Govt contemplates separate law to protect ST rights

Ministry concerned over marginalisation of tribes

Aiming to provide better protection to Scheduled Tribe (ST) community rights, the Centre is planning to formulate a separate Prevention of Atrocities Act soon.

Though there is the Scheduled Castes and Tribes (Prevention of Atrocities) Act, 1989 to prevent atrocities against both scheduled castes and scheduled tribes, the Ministry of Tribal affairs feels that the existing law is protecting the rights of SCs more than STs.

“The proposed Act will be exclusively for the STs aiming to protect their rights in forest wealth, mineral resources, land, water, grazing areas and other related issues” sources in the government told Deccan Herald. This means, the existing law will be only for SCs and the new law will be for STs, they said. Following the complaints that Scheduled Tribes were being denied their rights in forest wealth and being marginalised in their own lands due to rampant mining and encroachment of forests by land sharks, the Ministry thought to have a separate prevention of atrocities law to protect the vulnerable section of the society, sources said. The Act will protect the STs even from exploitation by money lenders, they added.

Union Tribal Minister  Kishore Chandra Deo, who held a detailed meeting regarding formulating the new law with officials, is likely to seek the opinion from various rights groups to incorporate their views.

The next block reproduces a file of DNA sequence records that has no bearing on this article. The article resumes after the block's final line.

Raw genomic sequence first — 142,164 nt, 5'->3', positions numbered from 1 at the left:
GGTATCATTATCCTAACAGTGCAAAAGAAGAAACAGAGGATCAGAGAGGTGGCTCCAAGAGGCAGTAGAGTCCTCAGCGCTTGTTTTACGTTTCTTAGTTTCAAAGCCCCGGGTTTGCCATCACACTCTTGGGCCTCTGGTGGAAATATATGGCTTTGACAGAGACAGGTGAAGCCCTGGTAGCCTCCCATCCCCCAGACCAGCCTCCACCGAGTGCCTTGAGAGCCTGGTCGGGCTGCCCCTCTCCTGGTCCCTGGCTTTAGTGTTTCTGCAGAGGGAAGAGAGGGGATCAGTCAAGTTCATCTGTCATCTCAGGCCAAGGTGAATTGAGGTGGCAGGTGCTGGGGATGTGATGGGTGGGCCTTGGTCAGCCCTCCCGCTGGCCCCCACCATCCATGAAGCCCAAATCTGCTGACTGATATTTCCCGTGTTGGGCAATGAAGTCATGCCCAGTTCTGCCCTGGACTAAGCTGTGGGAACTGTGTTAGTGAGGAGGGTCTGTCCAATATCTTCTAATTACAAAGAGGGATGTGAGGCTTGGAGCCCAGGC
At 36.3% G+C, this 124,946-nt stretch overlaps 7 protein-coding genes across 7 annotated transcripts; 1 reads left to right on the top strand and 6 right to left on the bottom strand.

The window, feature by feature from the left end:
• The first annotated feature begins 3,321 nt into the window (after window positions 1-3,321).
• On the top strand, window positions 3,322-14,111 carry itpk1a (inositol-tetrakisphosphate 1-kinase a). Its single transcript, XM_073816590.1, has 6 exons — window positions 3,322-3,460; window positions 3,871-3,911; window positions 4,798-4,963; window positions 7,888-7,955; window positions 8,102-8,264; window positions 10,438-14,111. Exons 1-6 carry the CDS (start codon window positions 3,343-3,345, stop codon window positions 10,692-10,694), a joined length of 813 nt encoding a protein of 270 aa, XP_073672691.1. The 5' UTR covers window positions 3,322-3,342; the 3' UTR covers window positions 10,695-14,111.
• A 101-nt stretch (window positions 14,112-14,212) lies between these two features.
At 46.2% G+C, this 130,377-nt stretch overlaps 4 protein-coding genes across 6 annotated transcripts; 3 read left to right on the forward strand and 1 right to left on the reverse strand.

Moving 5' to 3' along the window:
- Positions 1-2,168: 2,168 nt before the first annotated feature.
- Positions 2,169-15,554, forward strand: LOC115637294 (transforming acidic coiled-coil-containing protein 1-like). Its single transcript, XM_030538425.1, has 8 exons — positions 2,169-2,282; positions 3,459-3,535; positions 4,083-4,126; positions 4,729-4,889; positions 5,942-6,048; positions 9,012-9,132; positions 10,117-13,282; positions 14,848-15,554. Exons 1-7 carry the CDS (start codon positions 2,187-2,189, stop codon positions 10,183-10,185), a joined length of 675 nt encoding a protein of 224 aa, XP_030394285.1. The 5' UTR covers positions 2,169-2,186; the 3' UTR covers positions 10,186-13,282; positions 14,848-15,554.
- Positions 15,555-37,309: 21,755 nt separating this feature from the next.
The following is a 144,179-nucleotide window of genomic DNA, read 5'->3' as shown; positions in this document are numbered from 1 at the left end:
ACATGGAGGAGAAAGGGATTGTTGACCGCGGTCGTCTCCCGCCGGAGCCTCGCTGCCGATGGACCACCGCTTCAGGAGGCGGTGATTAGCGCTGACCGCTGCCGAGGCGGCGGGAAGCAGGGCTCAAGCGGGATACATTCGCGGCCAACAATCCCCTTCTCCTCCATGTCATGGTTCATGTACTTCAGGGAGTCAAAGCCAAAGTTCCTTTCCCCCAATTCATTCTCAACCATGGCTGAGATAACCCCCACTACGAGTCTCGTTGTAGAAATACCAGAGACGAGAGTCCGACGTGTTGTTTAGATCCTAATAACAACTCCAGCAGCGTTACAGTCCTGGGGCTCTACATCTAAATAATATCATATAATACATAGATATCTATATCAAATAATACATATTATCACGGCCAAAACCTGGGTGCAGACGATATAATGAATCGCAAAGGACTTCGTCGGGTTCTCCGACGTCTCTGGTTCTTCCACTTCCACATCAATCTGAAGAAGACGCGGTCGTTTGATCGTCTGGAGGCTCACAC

The Tribal Affairs Ministry is under pressure from various corners to protect the rights of tribals following the complaints of a large number of forest dwellers being left in the lurch in mining rich areas.

Intel caution

The intelligence agencies have cautioned the Centre that displacement of tribal settlements and denial of their rights have forced the tribals to join Maoist insurgency in most of the tribal dominated states like Jharkhand, Chhattisgarh, Odisha parts of Karnataka, Andhra Pradesh and Maharashtra. 

Despite the Centre enacting the Forest Rights Act, 2006, many states have failed to implement it properly. Minister Deo, in his recent letter to various states, said that tribals and forest dwellers were facing harassment, threats of eviction and forced displacement which is against the Act.

Despite the demand from tribals, the conversion of forest villages to revenue villages is hardly being carried out, he said, asking the states to protect the rights of forest dwellers.

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